Weigel links St. John Paul II's experience with manual labor to his understanding of work and its place.
And because our work is a participation in God's "work," human work is capable of amplifying the dignity of the human person. To work, John Paul II taught in Laborem Exercens, is not just to make more. To work, and to understand one's work as a privileged participation in the divine creativity, is to be more: to be more fully the image of God that is our deepest and truest identity.
Some of the sites and features described may not be included in a more traditional travel book on Poland or Krakow.
To the right of the sanctuary, however, is an important feature of the Mariacki that the casual visitor may inadvertently miss, but which the pilgrim will not: the confessional in which Father Karol Wojtyla sat daily, from 1951 until 1958, reconciling men and women to God and offering them courage to continue on the journey of a Christian life.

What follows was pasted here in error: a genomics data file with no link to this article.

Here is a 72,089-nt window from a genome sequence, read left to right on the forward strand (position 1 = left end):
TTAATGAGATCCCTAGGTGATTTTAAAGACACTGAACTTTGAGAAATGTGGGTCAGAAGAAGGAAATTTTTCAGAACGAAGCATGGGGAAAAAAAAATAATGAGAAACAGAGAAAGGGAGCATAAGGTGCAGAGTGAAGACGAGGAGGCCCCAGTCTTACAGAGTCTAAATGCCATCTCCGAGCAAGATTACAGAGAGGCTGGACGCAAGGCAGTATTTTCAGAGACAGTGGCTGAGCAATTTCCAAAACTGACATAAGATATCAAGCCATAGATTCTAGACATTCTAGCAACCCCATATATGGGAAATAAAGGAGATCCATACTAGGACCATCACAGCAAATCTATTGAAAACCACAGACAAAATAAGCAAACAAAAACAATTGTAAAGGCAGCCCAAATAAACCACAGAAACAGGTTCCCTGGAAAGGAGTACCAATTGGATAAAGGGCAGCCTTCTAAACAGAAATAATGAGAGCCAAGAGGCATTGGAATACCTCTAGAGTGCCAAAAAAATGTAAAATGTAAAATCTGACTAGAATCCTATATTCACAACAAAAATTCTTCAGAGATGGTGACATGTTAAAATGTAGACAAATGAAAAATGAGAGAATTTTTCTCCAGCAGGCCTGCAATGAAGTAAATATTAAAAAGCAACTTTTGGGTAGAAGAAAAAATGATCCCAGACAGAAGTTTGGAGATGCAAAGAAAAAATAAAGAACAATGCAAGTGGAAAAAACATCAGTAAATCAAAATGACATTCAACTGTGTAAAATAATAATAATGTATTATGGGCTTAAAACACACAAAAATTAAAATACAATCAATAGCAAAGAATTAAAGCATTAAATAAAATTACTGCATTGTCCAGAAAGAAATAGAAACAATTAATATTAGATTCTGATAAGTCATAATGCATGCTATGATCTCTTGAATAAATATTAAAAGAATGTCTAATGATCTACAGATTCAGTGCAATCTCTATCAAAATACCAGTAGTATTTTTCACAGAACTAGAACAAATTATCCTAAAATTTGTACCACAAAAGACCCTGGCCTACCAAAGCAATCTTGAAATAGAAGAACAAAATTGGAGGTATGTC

The book includes many black and white photographs within the text as well as four double-sieded pages of color photographs. My favorite is a photograph of the window of the room in which Sister Maria Faustina Kowalska died; the window is open above a box of blooms, as if she's still there, inviting us to accept God's mercy.

I thoroughly enjoyed this glimpse into the life and history of Poland, Krakow, and Pope St. John Paul II.

I received this book for free from Blogging for Books for this review. The opinions above are my own. The links in this post are not affiliate links.